I was invited this Monday to participate in a Sorbonne Université event, part of the “Les Lundis de la Sorbonne” discussion series. The main theme of the day was about the potential impacts of AI on the job market, aimed at an audience of career guidance professionals. The central point of the event was the presentation by Salima Benhamou, economist at France Stratégie, of her recently released report, “Intelligence artificielle et travail”.
The report focused on three sectors (healthcare, transportation, retail banking) and interviewed researchers, startup founders and union leaders in several countries to get a better grasp on the potential impact of the deployment of AI technologies in the workplace.
What made this study different, is that they worked at a more granular level than previous ones. Instead of trying to come up with a number quantifying the overall risk of automation for a job as a whole, they acknowledged the multifaceted nature of today’s professions and reasoned on the tasks making up the job. The result is a more nuanced and realistic perspective on the changes to come; all jobs have, to a different degree, some kind of repetitive and mind-numbing tasks that, if automated away, could allow workers to focus on those generating more business or social value. This is especially true for healthcare professionals. However, perhaps unexpectedly, an identified risk of this scenario could be a potential cognitive overload for workers.
The main takeaway of the report is that wide deployment of this kind of technology would impact a large share of the workforce, deeply transforming jobs. However, it is difficult to quantify the phenomenon since AI is still only in early stages of widespread adoption.. As it matures, a likely consequence would be a widespread need for continuous training.
In this context, two AI and robotics master programs were introduced by Professor Mohamed Nadif and Professor Philippe Gaussier. With a heavy focus on Maths and Computer Science, they promise to kickstart students’ careers by preparing them to work on challenging and thrilling problems. They can also boast excellent hiring stats for fresh graduates.
However, the scientific track is definitely not for everyone. And it was nice to listen to Benjamin Gans, director of EdFab, an education and innovation hub, who presented their offering of multi day training and short acculturation sessions on a wide range of new technologies (AI, big data, chatbots, VR, digital manufacturing…), aimed at non-technical employees.
Pitched by some as the “hottest job of the century”, the Data Scientist job is at the heart of the promises and hopes, but also the fantaisies and exaggerations brought on by the AI revolution. Despite their ubiquitous presence in the specialized and not-so-specialized medias, Data Scientists can be quite elusive in the real world. And I’m not sure that guidance counsellors, confronted to questions by high school or university students, run into data scientists that they can interview everyday. So I was happy to be offered a chance to share my experience and give a (hopefully) down-to-the-earth view on my training, responsibilities, and day-to-day job.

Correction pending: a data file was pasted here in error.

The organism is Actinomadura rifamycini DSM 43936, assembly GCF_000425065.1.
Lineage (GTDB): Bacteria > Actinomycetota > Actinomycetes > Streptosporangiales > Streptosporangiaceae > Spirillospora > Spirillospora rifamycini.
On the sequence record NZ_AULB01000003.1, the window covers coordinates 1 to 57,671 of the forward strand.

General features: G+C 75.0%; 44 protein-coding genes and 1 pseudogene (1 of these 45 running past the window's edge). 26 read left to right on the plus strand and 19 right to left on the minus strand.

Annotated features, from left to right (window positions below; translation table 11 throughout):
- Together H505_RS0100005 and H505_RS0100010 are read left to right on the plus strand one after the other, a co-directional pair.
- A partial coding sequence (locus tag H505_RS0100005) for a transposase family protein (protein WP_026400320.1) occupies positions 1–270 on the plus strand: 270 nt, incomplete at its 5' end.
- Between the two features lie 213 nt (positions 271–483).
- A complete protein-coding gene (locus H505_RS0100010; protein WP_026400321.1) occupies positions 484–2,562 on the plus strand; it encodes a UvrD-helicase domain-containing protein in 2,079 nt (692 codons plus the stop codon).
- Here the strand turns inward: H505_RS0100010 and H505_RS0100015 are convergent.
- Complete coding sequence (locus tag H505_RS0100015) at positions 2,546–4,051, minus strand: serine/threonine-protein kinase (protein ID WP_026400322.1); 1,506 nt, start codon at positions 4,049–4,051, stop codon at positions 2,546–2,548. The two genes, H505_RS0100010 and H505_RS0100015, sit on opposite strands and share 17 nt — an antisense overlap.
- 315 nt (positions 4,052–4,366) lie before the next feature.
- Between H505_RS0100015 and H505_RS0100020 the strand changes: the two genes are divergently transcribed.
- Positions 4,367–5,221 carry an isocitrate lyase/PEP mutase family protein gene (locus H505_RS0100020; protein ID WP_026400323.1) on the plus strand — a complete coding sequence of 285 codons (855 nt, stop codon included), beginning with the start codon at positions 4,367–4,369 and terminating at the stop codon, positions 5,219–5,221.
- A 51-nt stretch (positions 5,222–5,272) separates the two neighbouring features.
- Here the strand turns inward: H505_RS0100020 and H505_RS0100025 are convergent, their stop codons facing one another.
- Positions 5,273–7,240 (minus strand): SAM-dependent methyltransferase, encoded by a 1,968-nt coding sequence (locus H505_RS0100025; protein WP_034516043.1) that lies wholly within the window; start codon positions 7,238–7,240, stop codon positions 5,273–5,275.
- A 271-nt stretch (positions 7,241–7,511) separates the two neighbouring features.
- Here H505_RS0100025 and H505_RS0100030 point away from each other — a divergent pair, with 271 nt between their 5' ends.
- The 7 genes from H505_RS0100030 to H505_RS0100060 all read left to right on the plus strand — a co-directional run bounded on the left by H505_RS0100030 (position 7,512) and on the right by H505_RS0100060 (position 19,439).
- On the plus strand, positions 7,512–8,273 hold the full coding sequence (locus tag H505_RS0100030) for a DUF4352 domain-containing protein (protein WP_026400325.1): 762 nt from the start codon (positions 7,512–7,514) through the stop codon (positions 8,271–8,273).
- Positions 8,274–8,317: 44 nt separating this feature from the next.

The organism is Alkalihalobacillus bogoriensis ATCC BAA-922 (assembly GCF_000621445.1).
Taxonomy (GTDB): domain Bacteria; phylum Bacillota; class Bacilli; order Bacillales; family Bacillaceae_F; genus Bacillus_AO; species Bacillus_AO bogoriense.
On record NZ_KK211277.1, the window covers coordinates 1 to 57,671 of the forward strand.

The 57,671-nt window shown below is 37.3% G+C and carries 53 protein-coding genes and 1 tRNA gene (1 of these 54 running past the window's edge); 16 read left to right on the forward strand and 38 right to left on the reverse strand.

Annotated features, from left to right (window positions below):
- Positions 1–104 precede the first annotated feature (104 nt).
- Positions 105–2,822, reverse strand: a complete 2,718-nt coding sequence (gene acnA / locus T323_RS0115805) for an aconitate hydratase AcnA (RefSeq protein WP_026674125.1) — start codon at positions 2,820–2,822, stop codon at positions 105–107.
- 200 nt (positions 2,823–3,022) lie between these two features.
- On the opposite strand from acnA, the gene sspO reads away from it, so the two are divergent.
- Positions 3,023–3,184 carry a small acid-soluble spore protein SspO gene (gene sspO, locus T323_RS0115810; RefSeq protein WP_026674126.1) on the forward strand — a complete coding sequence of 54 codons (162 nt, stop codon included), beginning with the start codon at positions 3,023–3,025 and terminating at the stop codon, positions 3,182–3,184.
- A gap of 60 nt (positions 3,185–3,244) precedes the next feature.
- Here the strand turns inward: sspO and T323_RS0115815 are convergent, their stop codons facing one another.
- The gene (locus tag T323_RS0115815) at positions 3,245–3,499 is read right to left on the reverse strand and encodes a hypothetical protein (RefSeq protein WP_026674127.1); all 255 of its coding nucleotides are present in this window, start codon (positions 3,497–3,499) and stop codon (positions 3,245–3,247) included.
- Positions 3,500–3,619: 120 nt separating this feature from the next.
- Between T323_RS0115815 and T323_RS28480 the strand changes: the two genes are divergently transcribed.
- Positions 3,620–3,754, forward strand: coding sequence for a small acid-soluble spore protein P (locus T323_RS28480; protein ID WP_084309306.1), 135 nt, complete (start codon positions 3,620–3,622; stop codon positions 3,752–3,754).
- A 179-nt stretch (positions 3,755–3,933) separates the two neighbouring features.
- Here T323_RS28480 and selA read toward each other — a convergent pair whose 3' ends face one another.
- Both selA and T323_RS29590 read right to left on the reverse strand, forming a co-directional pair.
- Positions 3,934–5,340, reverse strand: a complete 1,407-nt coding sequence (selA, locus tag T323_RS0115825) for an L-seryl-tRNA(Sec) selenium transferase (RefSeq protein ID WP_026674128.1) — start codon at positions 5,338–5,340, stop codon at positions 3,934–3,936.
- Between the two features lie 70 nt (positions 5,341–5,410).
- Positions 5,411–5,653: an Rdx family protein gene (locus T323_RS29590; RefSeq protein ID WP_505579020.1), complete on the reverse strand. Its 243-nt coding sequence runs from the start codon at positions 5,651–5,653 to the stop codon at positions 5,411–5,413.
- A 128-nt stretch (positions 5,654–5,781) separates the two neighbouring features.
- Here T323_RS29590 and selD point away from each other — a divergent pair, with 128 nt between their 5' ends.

The event ended with Juliette Mattioli giving a historical perspective on the use of AI technologies at Thales from her experience as Senior Expert. I strongly agreed with her insistence on the crucial need of humanities and soft skills (particularly communication and ethics) for professionals in the AI domain. The large gender imbalance, although things seem to be improving (particularly in NLP), is also deeply disappointing.
The event was perfectly organized by Véronique Renault-Fusco and Lydie Offner-Coutant, psychologists at the Ministry of National Education, in the beautiful Liard Amphitheater in the historical buildings of the Sorbonne University. My only criticism is that, with this many interesting interventions, the program was perhaps a little ambitious for the allocated time, allowing for too few questions and interaction with the audience.
In conclusion, there is a strong will to anticipate consequences and defuse concerns from the general public over the question of AI and labor. The offering of training programs is already rich and it is expanding to non-technical tracks. It is great that such events take place to make them more visible. I’m convinced that the Data Scientist job has still a lot to bring to the business world and the public sector alike. But it is only a small part of the revolution taking place — one that will, hopefully, change the nature of work for the better.